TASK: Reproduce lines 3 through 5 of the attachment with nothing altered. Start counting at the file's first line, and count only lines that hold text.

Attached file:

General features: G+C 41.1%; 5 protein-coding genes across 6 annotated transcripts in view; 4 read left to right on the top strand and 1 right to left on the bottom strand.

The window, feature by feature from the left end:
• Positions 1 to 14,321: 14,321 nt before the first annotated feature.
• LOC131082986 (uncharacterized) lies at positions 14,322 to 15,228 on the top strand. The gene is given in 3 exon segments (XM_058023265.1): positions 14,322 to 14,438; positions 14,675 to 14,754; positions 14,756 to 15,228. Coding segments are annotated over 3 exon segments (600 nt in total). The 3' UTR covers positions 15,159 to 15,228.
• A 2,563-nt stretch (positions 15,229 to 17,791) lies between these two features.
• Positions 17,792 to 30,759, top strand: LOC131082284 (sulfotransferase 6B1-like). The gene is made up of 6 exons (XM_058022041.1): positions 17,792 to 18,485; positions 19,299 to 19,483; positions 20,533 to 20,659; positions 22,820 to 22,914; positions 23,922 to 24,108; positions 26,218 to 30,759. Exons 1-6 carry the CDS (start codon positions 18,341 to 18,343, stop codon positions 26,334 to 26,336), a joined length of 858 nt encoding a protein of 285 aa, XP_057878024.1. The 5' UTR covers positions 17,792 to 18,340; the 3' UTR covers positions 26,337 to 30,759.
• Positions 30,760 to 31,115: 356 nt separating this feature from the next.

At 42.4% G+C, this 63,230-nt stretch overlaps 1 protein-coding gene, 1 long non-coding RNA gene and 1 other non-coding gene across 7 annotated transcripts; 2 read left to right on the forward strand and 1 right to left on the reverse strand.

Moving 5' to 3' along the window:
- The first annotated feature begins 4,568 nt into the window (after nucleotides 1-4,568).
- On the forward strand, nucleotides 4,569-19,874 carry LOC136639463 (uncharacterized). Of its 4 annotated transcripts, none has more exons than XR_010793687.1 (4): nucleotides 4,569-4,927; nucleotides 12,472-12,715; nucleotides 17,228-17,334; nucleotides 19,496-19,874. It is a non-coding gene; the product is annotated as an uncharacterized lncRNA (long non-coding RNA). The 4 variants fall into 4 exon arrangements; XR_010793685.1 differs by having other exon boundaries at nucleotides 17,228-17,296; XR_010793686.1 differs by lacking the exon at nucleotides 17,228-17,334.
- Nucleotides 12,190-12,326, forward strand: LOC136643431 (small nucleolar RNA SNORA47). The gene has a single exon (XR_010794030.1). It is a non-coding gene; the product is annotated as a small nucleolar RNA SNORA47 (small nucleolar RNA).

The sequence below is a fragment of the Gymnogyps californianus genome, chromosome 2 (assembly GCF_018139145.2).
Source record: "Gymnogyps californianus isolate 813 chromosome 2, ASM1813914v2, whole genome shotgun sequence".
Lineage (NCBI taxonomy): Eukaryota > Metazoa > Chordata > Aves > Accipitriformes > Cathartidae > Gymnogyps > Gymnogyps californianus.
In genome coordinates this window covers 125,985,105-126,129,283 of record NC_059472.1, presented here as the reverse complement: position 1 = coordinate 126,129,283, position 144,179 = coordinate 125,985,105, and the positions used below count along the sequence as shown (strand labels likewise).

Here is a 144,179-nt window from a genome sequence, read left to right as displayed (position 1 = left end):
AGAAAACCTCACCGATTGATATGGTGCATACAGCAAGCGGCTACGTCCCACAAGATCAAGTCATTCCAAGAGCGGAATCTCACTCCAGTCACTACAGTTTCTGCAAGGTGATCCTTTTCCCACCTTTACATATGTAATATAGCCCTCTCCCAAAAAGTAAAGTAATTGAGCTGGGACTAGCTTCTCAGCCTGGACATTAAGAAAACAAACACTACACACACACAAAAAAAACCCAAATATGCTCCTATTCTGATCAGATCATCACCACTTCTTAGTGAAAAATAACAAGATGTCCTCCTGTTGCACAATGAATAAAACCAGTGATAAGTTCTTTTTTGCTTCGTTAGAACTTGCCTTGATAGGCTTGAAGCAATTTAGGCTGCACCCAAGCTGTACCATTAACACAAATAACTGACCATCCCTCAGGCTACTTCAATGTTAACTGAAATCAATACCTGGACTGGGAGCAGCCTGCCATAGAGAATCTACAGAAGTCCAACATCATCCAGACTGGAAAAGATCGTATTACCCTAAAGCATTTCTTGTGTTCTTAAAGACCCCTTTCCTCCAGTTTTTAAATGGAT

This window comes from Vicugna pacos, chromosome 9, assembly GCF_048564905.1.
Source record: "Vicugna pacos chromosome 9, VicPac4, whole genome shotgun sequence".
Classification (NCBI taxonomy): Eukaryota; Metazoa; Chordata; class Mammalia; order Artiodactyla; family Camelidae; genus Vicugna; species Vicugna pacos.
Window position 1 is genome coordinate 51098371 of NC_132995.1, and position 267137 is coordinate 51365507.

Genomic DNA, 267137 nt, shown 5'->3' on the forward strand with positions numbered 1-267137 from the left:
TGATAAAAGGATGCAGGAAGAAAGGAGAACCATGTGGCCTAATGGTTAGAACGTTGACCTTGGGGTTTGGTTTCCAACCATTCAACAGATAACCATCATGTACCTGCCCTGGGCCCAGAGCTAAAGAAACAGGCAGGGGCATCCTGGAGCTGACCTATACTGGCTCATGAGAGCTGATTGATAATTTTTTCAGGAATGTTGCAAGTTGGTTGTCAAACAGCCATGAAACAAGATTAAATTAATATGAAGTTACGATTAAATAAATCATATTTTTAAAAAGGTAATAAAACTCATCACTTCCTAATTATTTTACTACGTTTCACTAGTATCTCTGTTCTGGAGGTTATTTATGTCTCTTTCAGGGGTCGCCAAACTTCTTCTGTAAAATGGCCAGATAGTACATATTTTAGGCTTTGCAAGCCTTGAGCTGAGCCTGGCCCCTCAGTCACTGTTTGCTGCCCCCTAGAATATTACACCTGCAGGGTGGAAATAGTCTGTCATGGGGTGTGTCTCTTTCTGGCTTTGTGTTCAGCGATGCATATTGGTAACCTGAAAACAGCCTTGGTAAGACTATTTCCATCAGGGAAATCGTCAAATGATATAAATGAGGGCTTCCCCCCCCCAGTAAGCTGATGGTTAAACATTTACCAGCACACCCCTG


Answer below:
• Positions 1 to 14,321: 14,321 nt before the first annotated feature.
• LOC131082986 (uncharacterized) lies at positions 14,322 to 15,228 on the top strand. The gene is given in 3 exon segments (XM_058023265.1): positions 14,322 to 14,438; positions 14,675 to 14,754; positions 14,756 to 15,228. Coding segments are annotated over 3 exon segments (600 nt in total). The 3' UTR covers positions 15,159 to 15,228.
• A 2,563-nt stretch (positions 15,229 to 17,791) lies between these two features.